The search for life in the solar system and beyond has to date been governed by a model based on what we know about life on Earth (terran life). Most of NASA's mission planning is focused on locations where liquid water is possible and emphasizes searches for structures that resemble cells in terran organisms. It is possible, however, that life exists that is based on chemical reactions that do not involve carbon compounds, that occurs in solvents other than water, or that involves oxidation-reduction reactions without oxygen gas. To assist NASA incorporate this possibility in its efforts to search for life, the NRC was asked to carry out a study to evaluate whether nonstandard biochemistry might support life in solar system and conceivable extrasolar environments, and to define areas to guide research in this area. This book presents an exploration of a limited set of hypothetical chemistries of life, a review of current knowledge concerning key questions or hypotheses about nonterran life, and suggestions for future research.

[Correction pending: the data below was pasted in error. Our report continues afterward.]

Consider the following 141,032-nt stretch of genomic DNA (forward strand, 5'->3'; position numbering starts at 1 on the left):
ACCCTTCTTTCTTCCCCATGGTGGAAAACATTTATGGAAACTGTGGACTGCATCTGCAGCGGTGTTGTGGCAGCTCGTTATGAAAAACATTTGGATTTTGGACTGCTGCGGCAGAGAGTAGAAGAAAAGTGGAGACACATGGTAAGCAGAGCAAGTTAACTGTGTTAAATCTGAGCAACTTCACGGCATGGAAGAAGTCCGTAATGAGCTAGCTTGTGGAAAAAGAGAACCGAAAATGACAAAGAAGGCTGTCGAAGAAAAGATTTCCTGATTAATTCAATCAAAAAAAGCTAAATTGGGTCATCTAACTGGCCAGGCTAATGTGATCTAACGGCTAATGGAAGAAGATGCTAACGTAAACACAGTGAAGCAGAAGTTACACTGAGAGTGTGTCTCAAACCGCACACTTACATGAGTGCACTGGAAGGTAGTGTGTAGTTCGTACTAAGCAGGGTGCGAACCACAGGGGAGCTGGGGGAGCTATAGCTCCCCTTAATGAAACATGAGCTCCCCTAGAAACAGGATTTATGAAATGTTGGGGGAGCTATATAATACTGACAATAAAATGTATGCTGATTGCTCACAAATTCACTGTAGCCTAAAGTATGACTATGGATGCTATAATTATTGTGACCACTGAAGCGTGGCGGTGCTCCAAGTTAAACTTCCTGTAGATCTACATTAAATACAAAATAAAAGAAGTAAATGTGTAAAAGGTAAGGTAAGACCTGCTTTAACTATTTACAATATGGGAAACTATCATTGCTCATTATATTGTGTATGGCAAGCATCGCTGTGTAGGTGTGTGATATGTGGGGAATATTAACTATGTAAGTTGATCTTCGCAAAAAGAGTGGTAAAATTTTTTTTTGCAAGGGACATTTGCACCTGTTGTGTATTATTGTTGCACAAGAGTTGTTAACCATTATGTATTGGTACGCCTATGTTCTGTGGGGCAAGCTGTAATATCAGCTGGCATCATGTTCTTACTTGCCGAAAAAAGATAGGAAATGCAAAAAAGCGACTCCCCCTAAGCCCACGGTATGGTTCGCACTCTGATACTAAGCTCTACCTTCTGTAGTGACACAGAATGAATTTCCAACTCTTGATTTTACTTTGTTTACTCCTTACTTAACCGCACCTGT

National Research Council. 2007. The Limits of Organic Life in Planetary Systems. Washington, DC: The National Academies Press. https://doi.org/10.17226/11919.
|2 A Sketch of the Chemistry Behind Known Carbon-based Life on Earth||11-28|
|3 Pushing the Boundaries of Life||29-42|
|4 Alternatives to Terran Biochemistry in Water||43-52|
|5 Origin of Life||53-68|
|6 Why Water? Toward More Exotic Habitats||69-79|
|7 Life Detection and Biomarkers||80-83|
|8 Conclusions and Recommendations||84-88|
|Appendix A Glossary||89-96|
|Appendix B Biographies of Committee Members and Staff||97-100|
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